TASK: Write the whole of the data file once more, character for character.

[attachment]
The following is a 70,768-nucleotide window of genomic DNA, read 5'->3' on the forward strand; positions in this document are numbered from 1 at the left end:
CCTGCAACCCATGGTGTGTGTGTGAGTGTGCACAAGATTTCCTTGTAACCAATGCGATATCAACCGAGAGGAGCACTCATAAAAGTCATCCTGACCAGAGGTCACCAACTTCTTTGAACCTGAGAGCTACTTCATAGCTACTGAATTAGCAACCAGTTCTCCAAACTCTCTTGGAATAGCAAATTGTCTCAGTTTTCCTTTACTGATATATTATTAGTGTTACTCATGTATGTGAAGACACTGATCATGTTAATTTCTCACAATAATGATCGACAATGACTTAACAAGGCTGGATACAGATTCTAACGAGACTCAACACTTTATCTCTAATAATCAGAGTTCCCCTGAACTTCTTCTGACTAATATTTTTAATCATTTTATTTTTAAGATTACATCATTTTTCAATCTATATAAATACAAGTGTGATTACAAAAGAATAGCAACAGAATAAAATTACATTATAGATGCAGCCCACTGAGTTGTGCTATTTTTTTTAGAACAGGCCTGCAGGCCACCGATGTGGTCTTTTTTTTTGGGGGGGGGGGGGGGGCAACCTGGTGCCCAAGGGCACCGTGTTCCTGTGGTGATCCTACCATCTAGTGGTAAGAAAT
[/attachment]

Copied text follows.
The following is a 70,768-nucleotide window of genomic DNA, read 5'->3' on the forward strand; positions in this document are numbered from 1 at the left end:
CCTGCAACCCATGGTGTGTGTGTGAGTGTGCACAAGATTTCCTTGTAACCAATGCGATATCAACCGAGAGGAGCACTCATAAAAGTCATCCTGACCAGAGGTCACCAACTTCTTTGAACCTGAGAGCTACTTCATAGCTACTGAATTAGCAACCAGTTCTCCAAACTCTCTTGGAATAGCAAATTGTCTCAGTTTTCCTTTACTGATATATTATTAGTGTTACTCATGTATGTGAAGACACTGATCATGTTAATTTCTCACAATAATGATCGACAATGACTTAACAAGGCTGGATACAGATTCTAACGAGACTCAACACTTTATCTCTAATAATCAGAGTTCCCCTGAACTTCTTCTGACTAATATTTTTAATCATTTTATTTTTAAGATTACATCATTTTTCAATCTATATAAATACAAGTGTGATTACAAAAGAATAGCAACAGAATAAAATTACATTATAGATGCAGCCCACTGAGTTGTGCTATTTTTTTTAGAACAGGCCTGCAGGCCACCGATGTGGTCTTTTTTTTTGGGGGGGGGGGGGGGGCAACCTGGTGCCCAAGGGCACCGTGTTCCTGTGGTGATCCTACCATCTAGTGGTAAGAAAT